The Full Maya

So the truth is, it was never a conscious thing not to go to Mexico. But now I admit, there might have been the odd stereotype in the way—I likely envisioned just all-inclusives. I no doubt pictured bachelorette soirees where most of the group missed the bus to Chichén Itzá and spent days over-communicating between tequila shots. Of course, there would be stunning beaches, but I’m not so much a sun and sand girl. I don’t think I’m a group travel girl and—definitely—I’m not really a resort girl. I mean, I’m an exploring kind of traveler. Who needs all that pampering?

So of course, when a friend invited me on a girls’ luxe spiritual bonding getaway to Mexico’s Riviera Maya, well, I had to say yes. I mean, what is travel if not an opportunity to challenge our hardened beliefs and to invite personal transformation. So, with such higher purpose in mind, Yo fui—which is to say in local parlance, I went.

The margarita slipped in my hand as I exit the limo at the Belmond Maroma Resort and Spa is a nice touch for this weary traveler. So is being whisked off to a torch-lit feast barefoot on the beach. My twelve fellow travelers are already mid fête. Bright moonlight sparkles off the pounding surf. The breeze is warm. The stylish women, and one brave man, all between 30 and 60, are easy company from sip one of some local vintage. Okay, this beach thing is kind of nice.

A tiny, iridescent yellow bird chirps inches from my window, then two bright red ones land on the branch behind him.  A huge raven-like guy with teal wings swoops in. I’m feeling a bit like 1937 animated Snow White in the forest scene. I mean, these mangroves of the Yucatán that seem to be swallowing my villa whole as I speak teem with life—buzzing, chirping, humming. The nearby surf keeps a slow, steady rhythm to it all. Hey, and there’s an iguana, seriously, just sauntering by. Okay, this Maya version of paradise, so far, is a little impressive. But what’s the real twist to this week ahead?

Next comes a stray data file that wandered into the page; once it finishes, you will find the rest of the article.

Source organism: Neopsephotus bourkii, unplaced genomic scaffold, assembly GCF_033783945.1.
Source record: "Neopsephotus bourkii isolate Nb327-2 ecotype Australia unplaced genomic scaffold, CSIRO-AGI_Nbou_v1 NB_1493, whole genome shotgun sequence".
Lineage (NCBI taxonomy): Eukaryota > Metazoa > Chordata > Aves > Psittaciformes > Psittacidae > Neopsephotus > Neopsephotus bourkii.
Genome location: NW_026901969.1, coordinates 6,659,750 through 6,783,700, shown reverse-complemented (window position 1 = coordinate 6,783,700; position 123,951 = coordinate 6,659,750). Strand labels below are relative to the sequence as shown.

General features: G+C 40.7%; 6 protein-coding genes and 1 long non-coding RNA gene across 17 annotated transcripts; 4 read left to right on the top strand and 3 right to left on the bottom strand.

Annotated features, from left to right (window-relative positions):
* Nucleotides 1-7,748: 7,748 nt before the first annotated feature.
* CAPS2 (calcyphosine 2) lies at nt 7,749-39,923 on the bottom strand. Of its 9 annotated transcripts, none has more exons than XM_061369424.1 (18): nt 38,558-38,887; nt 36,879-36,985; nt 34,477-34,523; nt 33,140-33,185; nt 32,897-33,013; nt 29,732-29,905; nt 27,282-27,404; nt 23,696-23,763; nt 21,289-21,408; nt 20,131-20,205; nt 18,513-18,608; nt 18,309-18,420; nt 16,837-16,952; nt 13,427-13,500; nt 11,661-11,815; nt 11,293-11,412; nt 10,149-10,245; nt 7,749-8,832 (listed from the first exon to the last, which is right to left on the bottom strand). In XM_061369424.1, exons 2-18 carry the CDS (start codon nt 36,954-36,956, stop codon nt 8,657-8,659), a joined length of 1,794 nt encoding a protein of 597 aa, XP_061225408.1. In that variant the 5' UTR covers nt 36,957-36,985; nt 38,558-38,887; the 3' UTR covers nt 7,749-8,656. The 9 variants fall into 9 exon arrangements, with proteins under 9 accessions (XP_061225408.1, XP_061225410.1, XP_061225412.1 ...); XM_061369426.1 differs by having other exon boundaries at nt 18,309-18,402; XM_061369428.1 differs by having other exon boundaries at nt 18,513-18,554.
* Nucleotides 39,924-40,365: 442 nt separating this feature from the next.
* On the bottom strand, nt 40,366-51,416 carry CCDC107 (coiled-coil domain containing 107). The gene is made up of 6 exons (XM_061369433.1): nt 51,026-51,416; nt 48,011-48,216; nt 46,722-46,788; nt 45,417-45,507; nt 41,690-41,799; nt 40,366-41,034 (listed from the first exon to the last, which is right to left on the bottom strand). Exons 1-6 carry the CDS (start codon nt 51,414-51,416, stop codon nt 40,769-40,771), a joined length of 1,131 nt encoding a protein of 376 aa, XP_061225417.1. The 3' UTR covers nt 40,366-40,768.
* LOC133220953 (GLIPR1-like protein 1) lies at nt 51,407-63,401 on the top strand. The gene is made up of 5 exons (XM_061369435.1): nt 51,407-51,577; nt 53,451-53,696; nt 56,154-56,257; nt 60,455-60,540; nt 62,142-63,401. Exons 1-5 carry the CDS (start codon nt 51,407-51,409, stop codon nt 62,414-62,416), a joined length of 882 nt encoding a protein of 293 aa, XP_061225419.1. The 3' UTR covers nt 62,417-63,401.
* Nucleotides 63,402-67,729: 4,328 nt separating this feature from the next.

Our local insider, Allison, looks more like a native of Dingle Ireland (vibrant red curls and creamy white skin). After living and working here in years past, Allison can pull off the upward chin tilt with downward stare of a fierce Latina. I like her instantly, along with her more laidback business partner Deb. These two uber trip planners are pivoting creatively after decades working the demanding luxe world of meeting and incentives travel.

Okay, I dig the notion of spiritual luxury—I’m all over paradox. But then both women talk about this phenomenon among their groups of travelers. This inevitability. And here’s where I start to get squirmy. Not about this concept of bonding, but about me in this concept. We’ll see.

It’s our first morning. Maya healing apprentices Pati and Daniela conduct a smudging ceremony with smouldering lemongrass and rosemary. Then we meet our Shaman, Paco. He’s older, short, stout, with a broad disarming grin. Outside our meditation room, he tells me to smile, then repeats this, eventually making me understand that I need to unfurrow my almost permanently knitted brow (the Botox needed here would surely exceed safe dosages). He’s right, I do carry the weight of my world there.

Next to him, beautiful Pati speaks volumes with her warm gaze but not a word of English. Young Daniela, in a feathered headdress, body paint and bright orange robes, keeps a slow beat with her shamanic ankle rattles. One by one, we settle on our yoga mats.

In Lak'ech Ala K'in is the living code of the heart. It’s a greeting but also a guiding principle of Maya spirituality—basically, it means we’re all the same, we are all one. Words to live by in these wonky times. And it’s also a call to action, meaning give good energy, and good energy will be returned to you.  Paco is living proof of this through the week.

In Placa del Carmen, at a restaurant set within an actual sinkhole known as a cenote, Paco shares how the Maya believed the rain god Chaak resided in such caves and how local farmers here, in some measure, still do today. At breakfast, he describes the meteor strike of the Yucatán 66 million years ago that scientists now acknowledge likely extinguished most life on earth, including the dinosaurs. Smaller pieces of the meteor punched holes through the Yucatán’s limestone cap to form the region’s many cenotes. No wonder the Maya revere both these mystical waterholes and the stars above them. Here and at every other meeting, we begin and end with In Lak'ech Ala K'in. And each time it rings truer.